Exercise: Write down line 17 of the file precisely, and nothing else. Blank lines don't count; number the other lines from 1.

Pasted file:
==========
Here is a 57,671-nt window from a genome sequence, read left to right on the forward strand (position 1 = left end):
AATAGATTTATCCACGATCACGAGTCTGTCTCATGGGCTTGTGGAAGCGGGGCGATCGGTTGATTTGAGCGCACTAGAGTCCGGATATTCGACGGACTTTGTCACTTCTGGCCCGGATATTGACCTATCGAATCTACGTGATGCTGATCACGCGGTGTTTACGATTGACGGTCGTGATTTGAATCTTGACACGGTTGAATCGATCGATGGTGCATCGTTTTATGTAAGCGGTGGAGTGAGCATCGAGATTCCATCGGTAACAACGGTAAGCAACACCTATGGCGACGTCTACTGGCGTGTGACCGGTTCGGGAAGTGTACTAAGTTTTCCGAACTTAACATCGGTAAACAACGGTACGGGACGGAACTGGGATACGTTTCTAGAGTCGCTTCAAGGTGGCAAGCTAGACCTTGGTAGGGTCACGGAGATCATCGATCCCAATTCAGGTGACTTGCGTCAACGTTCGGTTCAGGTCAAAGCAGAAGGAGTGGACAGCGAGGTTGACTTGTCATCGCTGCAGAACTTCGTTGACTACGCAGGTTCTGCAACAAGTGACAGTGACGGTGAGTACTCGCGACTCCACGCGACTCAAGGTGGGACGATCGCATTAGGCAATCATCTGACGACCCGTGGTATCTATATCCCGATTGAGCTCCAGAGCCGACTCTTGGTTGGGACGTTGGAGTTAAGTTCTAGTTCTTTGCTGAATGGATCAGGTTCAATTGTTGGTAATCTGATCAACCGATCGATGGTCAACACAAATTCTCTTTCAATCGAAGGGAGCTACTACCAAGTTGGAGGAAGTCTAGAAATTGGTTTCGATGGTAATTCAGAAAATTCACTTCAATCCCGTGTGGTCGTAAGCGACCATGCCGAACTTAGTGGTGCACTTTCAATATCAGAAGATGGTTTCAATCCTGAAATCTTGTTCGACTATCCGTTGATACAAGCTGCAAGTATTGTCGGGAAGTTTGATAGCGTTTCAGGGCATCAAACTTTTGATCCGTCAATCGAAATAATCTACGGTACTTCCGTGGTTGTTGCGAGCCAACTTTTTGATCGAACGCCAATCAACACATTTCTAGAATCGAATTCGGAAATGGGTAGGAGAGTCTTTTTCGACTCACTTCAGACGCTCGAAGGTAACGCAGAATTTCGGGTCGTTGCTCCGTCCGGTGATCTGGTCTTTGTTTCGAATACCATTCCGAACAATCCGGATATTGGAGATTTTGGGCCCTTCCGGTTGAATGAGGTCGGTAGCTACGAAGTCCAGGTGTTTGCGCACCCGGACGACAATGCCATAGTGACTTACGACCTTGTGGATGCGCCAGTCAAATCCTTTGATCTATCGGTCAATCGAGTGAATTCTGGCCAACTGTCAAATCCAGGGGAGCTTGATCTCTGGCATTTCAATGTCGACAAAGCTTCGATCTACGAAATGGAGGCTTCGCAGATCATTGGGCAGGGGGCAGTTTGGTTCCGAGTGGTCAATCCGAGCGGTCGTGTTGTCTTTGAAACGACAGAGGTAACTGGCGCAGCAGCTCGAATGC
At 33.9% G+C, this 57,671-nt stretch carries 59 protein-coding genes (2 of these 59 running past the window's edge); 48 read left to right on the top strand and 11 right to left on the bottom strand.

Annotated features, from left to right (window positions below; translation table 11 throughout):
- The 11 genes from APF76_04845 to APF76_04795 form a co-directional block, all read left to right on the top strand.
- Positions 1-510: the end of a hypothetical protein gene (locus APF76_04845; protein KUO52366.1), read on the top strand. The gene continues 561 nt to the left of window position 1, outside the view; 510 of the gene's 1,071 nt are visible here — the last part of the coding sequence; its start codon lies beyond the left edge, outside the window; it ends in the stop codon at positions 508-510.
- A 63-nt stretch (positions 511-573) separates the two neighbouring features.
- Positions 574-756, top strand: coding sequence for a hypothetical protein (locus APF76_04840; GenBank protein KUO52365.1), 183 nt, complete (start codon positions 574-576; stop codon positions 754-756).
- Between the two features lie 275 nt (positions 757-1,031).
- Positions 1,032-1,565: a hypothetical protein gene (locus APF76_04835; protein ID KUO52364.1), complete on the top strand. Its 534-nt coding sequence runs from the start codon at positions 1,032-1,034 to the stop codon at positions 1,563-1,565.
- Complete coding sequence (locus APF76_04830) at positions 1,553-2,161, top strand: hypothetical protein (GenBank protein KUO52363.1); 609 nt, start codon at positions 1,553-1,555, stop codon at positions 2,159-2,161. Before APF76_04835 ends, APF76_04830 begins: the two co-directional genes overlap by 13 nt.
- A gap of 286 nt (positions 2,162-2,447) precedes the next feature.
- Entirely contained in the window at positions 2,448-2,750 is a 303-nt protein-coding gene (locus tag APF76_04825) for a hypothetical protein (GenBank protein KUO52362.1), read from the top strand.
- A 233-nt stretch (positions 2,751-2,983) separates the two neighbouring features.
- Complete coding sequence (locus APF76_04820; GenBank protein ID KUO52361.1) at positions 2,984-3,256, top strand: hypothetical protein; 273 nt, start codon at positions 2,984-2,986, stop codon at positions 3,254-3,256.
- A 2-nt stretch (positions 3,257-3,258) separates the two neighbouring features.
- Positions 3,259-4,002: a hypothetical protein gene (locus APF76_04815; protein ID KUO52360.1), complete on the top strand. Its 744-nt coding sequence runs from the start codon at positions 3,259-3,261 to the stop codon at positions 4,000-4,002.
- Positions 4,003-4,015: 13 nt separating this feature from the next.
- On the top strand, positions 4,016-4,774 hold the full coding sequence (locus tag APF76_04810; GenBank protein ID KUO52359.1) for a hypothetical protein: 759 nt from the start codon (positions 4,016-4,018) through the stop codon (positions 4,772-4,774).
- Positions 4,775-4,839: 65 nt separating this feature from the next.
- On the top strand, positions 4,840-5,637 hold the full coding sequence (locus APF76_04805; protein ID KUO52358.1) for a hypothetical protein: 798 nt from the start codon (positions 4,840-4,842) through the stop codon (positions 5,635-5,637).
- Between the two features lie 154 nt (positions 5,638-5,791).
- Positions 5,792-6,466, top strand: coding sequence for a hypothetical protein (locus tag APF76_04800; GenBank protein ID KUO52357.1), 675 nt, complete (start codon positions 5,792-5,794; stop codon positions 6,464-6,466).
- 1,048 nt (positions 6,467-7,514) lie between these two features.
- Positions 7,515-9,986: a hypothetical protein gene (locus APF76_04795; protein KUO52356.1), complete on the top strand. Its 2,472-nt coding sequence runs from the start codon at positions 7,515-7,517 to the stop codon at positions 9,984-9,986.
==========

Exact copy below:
- Positions 3,259-4,002: a hypothetical protein gene (locus APF76_04815; protein ID KUO52360.1), complete on the top strand. Its 744-nt coding sequence runs from the start codon at positions 3,259-3,261 to the stop codon at positions 4,000-4,002.